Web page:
While international cooperation is essential, successful sustainable development relies on robust public and private partnerships. Public-private partnerships (PPPs) are instrumental in leveraging resources, innovation, and expertise from the private sector while enjoying support and authority from the public sector. These collaborations foster sustainable solutions that are effective and far-reaching.
Notable examples of such collaborations include the Masdar City project in Abu Dhabi, aiming to create one of the world’s most sustainable urban developments, and the EU’s Horizon 2020 Program, which encourages PPPs for research and innovation projects addressing societal challenges.
Transition to a Sustainable Economy
This collaborative approach demands a paradigm shift – from competition to cooperation, short-term profits to long-term sustainability, and solo efforts to integrated solutions. However, this transition to a sustainable economy necessitates more than just population stabilisation and innovative resource productivity and material consumption strides. It also requires curbing aggregate investment.
Given that short-term return optimisation is entrenched in the financial framework, successful investments result in exponential growth in the overall stock of financial capital. When this burgeoning capital is reinvested, it induces mounting demands for natural resources. It adds strain on waste sinks, creating a paradox between the limitless growth of financial capital and the finite biosphere.
Addressing this paradox through a crisis marked by unchecked depletion of natural resources and potentially disastrous environmental harm, or through foresight and corrective action, would mandate significant systemic changes. This includes altering the DNA of finance and accurate investment decisions made by the economy’s major players.
This economic system overhaul entails a fundamental financial transformation and is considered a critical national and global security priority. It will require unparalleled intervention by governing institutions acting on behalf of the public. Policies such as mandatory climate risk disclosure, stricter environmental standards, and incentives for sustainable investment could be pivotal in guiding this transformation.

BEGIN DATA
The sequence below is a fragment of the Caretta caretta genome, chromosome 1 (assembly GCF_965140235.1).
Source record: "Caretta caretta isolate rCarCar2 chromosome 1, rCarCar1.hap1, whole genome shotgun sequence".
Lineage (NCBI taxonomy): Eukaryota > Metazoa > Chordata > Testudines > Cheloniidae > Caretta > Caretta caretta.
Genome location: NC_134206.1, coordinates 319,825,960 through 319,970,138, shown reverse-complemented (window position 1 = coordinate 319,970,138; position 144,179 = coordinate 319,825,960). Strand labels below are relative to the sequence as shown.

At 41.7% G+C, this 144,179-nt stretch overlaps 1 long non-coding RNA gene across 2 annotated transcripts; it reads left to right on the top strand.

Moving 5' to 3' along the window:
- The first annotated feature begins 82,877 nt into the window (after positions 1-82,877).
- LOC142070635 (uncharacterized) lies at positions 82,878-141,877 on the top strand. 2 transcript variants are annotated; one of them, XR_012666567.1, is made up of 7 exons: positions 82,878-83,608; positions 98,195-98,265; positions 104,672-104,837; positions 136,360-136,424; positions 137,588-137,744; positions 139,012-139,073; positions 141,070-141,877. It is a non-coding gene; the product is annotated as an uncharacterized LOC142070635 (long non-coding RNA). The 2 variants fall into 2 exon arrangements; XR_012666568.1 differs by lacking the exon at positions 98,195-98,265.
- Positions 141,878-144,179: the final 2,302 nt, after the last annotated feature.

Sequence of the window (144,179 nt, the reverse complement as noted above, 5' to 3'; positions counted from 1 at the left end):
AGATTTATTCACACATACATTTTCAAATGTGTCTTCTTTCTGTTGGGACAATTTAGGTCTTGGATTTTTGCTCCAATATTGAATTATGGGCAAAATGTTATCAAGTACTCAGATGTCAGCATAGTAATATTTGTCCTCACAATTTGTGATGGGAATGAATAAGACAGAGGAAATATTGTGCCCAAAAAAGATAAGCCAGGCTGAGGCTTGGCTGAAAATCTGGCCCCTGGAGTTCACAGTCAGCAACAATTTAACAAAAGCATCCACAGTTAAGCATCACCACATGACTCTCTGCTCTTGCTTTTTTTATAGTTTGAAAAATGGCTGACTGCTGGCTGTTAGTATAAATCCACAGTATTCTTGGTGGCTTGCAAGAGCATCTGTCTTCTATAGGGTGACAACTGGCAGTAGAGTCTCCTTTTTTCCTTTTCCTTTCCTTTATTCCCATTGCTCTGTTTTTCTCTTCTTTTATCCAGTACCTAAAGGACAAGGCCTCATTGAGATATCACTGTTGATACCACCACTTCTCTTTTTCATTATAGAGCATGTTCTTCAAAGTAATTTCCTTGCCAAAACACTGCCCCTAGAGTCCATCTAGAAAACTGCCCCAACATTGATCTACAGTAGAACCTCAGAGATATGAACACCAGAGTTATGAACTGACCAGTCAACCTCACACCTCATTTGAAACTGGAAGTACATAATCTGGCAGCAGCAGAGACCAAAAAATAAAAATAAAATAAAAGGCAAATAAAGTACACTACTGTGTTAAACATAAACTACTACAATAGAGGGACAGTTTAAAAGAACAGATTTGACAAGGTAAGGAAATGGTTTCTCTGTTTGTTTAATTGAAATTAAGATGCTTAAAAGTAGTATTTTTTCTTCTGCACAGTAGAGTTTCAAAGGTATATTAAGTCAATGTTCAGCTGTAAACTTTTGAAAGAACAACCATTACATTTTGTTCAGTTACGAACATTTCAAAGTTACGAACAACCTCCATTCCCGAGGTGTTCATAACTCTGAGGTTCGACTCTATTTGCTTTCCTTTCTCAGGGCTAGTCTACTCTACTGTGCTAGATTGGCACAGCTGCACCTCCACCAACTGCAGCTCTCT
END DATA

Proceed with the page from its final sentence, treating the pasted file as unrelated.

The road to a sustainable world is a shared journey requiring global unity, dialogue, and cooperation. Learning from diverse practices like the European Union’s circular economy model, Costa Rica’s renewable energy initiatives, Bhutan’s Gross National Happiness index, Kazakhstan’s digital transformation, and Dubai’s waste-to-energy and sustainable infrastructure efforts is essential.
Furthermore, this journey calls for innovative partnerships between the public and private sectors to promote sustainable practices leading to systemic change. Reorienting our thinking to recognise the power of cooperation and partnerships is crucial to shift from unsustainable practices to a sustainable world. We can forge a more sustainable future for everyone through shared knowledge, collaboration, and collective action.
Dr. Glenn Agung Hole
Thought leader & Chairman of Sustinentia